Saving a Humpback Whale

Michael Fishbach, co-founder of The Great Whale Conservancy (GWC), narrates his encounter with a young humpback whale entangled in local fishing nets.

At first, the animal appeared to be dead, yet Fishbach investigated and quickly discovered that the poor creature was tangled in a fishing net.

The humans had to act fast; what began as a tragedy soon became a thrilling rescue as Fishbach and his crew labored to free the young whale.

The entire encounter was caught on videotape and later narrated by Fishbach himself.

Watch as the whale named Valentina by her rescuers goes from near death to freedom, then rewards her saviours with dozens of magnificent full-body breeches and tail flips.

Indeed, this video has the power to inspire action on behalf of other beings. In ways big and small, each of us can be the one who helps another.

Opportunities to be a hero for animals are all around. Where will your compassion take you next?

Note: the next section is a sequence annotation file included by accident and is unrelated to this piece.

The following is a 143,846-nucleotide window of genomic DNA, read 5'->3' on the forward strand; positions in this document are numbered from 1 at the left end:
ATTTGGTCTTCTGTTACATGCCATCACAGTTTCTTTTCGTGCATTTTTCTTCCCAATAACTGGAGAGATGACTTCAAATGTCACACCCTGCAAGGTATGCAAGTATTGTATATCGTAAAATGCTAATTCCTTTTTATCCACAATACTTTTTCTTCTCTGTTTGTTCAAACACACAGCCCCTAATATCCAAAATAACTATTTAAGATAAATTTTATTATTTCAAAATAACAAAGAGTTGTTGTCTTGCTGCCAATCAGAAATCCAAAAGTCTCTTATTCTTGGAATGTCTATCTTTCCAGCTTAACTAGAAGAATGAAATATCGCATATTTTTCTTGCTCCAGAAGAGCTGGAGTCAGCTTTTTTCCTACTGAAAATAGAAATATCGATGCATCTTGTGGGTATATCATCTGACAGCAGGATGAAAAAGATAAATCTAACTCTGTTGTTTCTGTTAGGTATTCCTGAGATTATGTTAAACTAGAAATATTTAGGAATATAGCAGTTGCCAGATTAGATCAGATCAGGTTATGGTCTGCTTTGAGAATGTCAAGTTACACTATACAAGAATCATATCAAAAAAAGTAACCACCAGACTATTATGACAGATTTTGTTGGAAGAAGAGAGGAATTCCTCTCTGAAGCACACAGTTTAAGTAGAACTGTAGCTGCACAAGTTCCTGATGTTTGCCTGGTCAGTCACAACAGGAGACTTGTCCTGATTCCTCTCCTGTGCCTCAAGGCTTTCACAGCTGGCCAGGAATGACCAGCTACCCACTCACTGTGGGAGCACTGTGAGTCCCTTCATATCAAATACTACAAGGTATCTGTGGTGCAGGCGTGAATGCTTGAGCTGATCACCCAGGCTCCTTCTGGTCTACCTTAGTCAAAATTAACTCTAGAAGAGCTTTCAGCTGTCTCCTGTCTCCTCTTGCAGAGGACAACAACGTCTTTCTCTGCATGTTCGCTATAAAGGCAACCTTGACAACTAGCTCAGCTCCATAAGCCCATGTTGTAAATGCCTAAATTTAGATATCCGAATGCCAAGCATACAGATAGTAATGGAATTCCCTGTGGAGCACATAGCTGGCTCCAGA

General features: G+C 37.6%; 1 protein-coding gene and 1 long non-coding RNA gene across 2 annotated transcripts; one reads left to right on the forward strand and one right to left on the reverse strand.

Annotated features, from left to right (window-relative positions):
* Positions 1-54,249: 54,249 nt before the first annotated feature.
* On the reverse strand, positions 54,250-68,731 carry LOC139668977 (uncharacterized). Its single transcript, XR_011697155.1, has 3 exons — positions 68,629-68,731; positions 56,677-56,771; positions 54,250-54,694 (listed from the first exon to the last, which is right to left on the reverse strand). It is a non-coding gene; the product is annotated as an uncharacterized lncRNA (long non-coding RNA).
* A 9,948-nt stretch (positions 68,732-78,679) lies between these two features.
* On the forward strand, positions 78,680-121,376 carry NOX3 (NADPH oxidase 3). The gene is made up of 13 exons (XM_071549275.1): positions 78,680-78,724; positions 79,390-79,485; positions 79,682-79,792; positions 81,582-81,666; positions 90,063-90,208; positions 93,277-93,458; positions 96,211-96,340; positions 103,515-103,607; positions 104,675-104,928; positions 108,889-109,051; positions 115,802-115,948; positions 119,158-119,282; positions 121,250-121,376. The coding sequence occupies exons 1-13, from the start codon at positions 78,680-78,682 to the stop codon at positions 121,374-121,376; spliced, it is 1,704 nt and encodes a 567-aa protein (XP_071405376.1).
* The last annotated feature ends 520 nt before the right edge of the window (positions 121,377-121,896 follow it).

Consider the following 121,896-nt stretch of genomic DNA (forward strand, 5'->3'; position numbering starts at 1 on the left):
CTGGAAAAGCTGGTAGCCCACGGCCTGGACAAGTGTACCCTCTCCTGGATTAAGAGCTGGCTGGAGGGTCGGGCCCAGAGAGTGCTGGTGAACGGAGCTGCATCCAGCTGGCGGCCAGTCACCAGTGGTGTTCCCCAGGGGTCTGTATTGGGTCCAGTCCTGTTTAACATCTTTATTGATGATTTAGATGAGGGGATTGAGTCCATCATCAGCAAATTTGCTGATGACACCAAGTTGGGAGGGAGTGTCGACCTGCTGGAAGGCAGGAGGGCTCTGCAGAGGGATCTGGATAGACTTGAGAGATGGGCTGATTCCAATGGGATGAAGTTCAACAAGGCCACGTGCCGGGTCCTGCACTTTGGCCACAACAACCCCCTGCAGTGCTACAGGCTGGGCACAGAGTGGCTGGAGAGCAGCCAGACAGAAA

Please see the website Wake Up World for more great articles.


Between Saving a Life and Letting it Go

This video was made in Sept 2010; I chose to post it here now because of a recent discussion I had with a friend and the topic was fresh in my mind.

When it comes to the non-human animal species, most humans do not like to face the fact that animals in nature die, sometimes due to the prey/predator relationship; other times due to a finite number of years.  It is human nature to want to save an animal’s life when it comes across our path especially if it seems to be in distress, and we should if reasonably possible.  But there can be a fine line between saving a life and abusing the dignity of that life because of public or other pressure that we allow to force us into heroic measures.  Animals have as much “right” to a dignified death as humans do (and please do NOT confuse this issue with the extremist views of the “animal rights” faction – I do not agree with most of those viewpoints).  Dr. Safina narrates this story about a dolphin that became stranded near his home.  He soon saw that the dolphin was quite aged and likely would have died soon even had it never become stranded.  But because of public attendance viewing the “rescue” the team would not euthanize the dolphin on the beach in front of them and opted to move it to a care facility.  Listen to what Dr. Safina says about this – it speaks a lot about learning to empathize and participate another species’ being.